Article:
Trump Campaign Touts Nobel Peace Prize Nominations as ‘Big Thing,’ History Suggests Otherwise -BULL SHIT. # via @snopes
In September 2020, two members of parliament, in Sweden and Norway respectively, said they had nominated the U.S. government and President Donald Trump for the Nobel Peace Prize for 2021. Trump, his reelection campaign, and his supporters, cited the nominations as major accomplishments and points of pride. However, the rules and history of the nomination process suggest that simply having one’s name put forward for a Nobel Peace Prize is not necessarily the honor or achievement that Trump and his backers have claimed.
On Sept. 9, 2020, Christian Tybring-Gjedde, a member of the Stortinget (Norway’s national legislative assembly) from the right-wing Fremskrittspartiet (Progress Party), conducted an interview with Fox News in which he said he had nominated Trump for the Nobel Peace Prize on the basis of a U.S.-brokered agreement, signed in August 2020, to establish full diplomatic relations between Israel and the United Arab Emirates.
On Sept. 11, 2020, Magnus Jacobsson, a Kristdemokraterna (Christian Democrat) member of the Riksdag, Sweden’s national legislative assembly, published a letter in which he proposed that the governments of the United States, Serbia, and Kosovo should jointly be awarded the next Nobel Peace Prize on the basis of a U.S.-brokered agreement to normalize economic relations between the two countries.
I have nominated the US Gov. and the governments of Kosovo and Serbia for the Nobel Peace Prize for their joint work for peace and economic development, through the cooperation agreement signed in the White House. Trade and communications are important building blocks for peace. pic.twitter.com/XuhkLbHZAV
Kosovo had been internationally recognized as a province of Yugoslavia and later Serbia for many years but declared its independence in 2008. It is now recognized as a sovereign state by more than 100 other nations, including the United States but not Serbia.
Trump, his campaign, and his supporters touted the nominations in the days that followed. On Sept. 9, White House Press Secretary Kayleigh McEnany opened her press briefing with the announcement of Tybring-Gjedde’s nomination, calling it “a hard-earned and well-deserved honor.” The White House touted the nomination on Twitter and on its website, falsely describing Tybring-Gjedde as “chairman of the NATO Parliamentary Assembly” (that body doesn’t have a chairman, but its president is Attila Mesterházy of Hungary. Tybring-Gjedde is chairman of Norway’s delegation to the NATO Parliamentary Assembly).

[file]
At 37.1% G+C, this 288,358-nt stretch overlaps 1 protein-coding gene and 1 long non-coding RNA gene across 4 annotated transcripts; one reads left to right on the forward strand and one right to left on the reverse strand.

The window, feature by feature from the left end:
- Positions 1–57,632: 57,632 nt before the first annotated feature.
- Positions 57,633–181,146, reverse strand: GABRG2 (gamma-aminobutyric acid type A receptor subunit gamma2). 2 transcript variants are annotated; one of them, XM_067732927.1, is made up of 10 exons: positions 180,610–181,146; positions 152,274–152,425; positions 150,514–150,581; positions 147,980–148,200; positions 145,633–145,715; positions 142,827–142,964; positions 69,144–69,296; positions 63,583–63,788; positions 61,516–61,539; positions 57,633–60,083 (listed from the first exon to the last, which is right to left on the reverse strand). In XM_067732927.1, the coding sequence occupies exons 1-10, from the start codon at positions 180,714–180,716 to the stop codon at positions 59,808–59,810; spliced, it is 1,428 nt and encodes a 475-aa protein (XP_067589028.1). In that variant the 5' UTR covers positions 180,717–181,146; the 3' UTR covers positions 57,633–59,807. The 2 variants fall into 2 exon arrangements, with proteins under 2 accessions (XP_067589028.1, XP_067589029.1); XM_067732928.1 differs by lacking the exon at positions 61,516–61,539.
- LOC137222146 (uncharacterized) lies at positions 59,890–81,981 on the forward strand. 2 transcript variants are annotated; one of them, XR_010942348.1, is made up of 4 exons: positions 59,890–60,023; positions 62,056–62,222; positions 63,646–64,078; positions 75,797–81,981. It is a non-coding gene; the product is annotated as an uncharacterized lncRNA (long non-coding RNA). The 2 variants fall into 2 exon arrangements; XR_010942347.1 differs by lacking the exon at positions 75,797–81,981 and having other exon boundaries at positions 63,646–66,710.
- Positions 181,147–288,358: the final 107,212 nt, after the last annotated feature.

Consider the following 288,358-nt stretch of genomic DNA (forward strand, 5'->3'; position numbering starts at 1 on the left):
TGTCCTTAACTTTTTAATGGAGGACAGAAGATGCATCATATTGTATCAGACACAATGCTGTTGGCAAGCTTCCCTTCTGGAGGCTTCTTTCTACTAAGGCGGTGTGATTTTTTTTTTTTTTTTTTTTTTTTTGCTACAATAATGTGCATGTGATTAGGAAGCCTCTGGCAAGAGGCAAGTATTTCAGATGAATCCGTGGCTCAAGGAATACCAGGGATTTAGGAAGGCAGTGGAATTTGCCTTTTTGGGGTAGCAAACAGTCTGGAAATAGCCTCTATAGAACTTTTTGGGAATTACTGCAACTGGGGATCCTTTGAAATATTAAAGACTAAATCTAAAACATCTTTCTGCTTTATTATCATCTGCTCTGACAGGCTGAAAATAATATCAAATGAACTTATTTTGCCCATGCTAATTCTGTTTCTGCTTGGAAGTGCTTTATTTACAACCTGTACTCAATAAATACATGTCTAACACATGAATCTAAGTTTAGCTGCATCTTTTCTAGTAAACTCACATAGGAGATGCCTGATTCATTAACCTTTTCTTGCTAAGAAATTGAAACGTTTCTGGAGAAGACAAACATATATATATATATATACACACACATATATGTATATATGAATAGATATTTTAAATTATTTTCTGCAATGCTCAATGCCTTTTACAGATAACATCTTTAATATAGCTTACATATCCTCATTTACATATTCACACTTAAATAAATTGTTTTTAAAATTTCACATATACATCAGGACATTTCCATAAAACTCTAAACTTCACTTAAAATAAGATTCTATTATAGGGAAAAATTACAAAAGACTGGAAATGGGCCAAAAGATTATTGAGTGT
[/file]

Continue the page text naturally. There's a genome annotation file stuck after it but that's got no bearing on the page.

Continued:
At a rally in Minden, Nevada, on Sept. 12, Trump called the nominations “a big thing,” saying that on Sept. 11 he had been “nominated a second time for another Nobel prize,” a confusing formulation of words that muddled the fact that he was only nominated for one award, albeit by two different individuals. He touted the nomination again at a rally in Las Vegas on the following day, telling the crowd, “They nominated your president, twice last week, on two different subjects, for a Nobel prize.”
Sean Hannity, Fox News host and one of the president’s most prominent supporters, tweeted that in the space of “only one week,” Trump had been “nominated for not one, but two Nobel Peace Prizes,” the same oddly inaccurate phrasing used by the president himself.
Between Sept. 10 and Sept. 14, Trump and his campaign ran a combined total of 48 Facebook and Instagram ads touting the nominations as part of his reelection pitch to voters. Half of those ads contained a graphic with an unfortunate spelling error that read “President Trump was nominated for the Noble Peace Prize”:
Despite Trump’s characterization of the nominations as a “big thing,” the bar for being nominated for a Nobel Peace Prize is lower than many American voters might imagine, and the list of nominees is typically neither a short nor exclusive one. It has in the past even contained the names of some of the most reviled and controversial figures in 20th century history.
It should also be noted that the Nobel Foundation does not reveal the names of nominees or nominators for 50 years, so formally speaking, we can’t yet say for certain that Tybring-Gjedde and Jacobsson did, in fact, nominate Trump for the prize for 2021. Tybring-Gjedde also claimed to have nominated Trump for the prize in 2018, and 2016 saw unconfirmed reports that an unnamed person had nominated the incoming president for that year’s prize, as well.